WASHINGTON — A top House official said that a “significant data breach” at the health insurance marketplace for Washington, D.C., on Tuesday potentially exposed personal identifiable information of hundreds of lawmakers and staff.
In a letter obtained by NBC News, Chief Administrative Officer Catherine L. Szpindor said Wednesday that the U.S. Capitol Police and the FBI had alerted her to a data breach at DC Health Link.
“Currently, I do not know the size and scope of the breach, but have been informed by the Federal Bureau of Investigation (FBI) that account information and [personally identifiable information] of hundreds of Member and House staff were stolen,” Szpindor said. “I expect to have access to the list of impacted enrollees later today and will notify you directly if your information was compromised.”
Szpindor added that it did not appear that House lawmakers were “the specific target of the attack” on DC Health Link.
The data breach has also affected Senate offices, according to an email sent to Senate offices Wednesday afternoon.
The notice said that the “data included the full names, date of enrollment, relationship (self, spouse, child), and email address, but no other Personally Identifiable Information (PII).”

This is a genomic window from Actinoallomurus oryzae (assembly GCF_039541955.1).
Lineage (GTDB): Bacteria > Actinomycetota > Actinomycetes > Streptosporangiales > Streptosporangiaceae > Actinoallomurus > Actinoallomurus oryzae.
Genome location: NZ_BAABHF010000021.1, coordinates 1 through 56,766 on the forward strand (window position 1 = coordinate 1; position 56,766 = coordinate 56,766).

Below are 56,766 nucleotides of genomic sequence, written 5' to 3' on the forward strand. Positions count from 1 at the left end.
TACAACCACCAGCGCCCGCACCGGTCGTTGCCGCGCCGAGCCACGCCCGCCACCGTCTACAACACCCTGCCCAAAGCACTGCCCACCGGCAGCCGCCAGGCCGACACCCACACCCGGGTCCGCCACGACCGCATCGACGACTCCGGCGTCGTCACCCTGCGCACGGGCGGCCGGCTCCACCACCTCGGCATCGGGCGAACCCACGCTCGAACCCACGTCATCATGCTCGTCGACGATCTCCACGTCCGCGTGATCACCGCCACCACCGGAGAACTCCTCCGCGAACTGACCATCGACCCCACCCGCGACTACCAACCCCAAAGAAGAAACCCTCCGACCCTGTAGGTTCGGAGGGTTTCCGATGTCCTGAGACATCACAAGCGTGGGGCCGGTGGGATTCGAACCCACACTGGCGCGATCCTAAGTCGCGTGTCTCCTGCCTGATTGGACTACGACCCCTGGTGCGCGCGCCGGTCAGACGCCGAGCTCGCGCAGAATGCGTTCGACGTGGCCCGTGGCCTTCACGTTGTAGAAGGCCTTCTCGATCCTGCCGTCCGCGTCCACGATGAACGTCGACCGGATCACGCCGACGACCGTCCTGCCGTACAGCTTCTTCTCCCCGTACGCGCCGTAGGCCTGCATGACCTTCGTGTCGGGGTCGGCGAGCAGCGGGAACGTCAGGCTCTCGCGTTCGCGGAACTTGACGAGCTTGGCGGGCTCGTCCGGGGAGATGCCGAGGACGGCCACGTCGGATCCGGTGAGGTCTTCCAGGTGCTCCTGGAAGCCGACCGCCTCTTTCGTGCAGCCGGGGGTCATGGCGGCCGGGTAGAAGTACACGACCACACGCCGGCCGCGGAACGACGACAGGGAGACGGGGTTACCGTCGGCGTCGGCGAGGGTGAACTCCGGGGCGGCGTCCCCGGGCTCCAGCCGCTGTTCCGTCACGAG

The FBI, Capitol Police and DC Health Link did not respond to requests for comment.
A reporter for Punchbowl News first reported on Szpindor’s letter.
Out of an “abundance of caution,” Szpindor said, lawmakers may opt to freeze family credit at three major credit bureaus, Equifax, Experian and Transunion.
According to Szpindor’s letter, House Speaker Kevin McCarthy, R-Calif., and House Minority Leader Hakeem Jeffries, D-N.Y., requested additional information from DC Health Link on what data was taken, who was affected and what steps were being taken to protect House victims of the breach.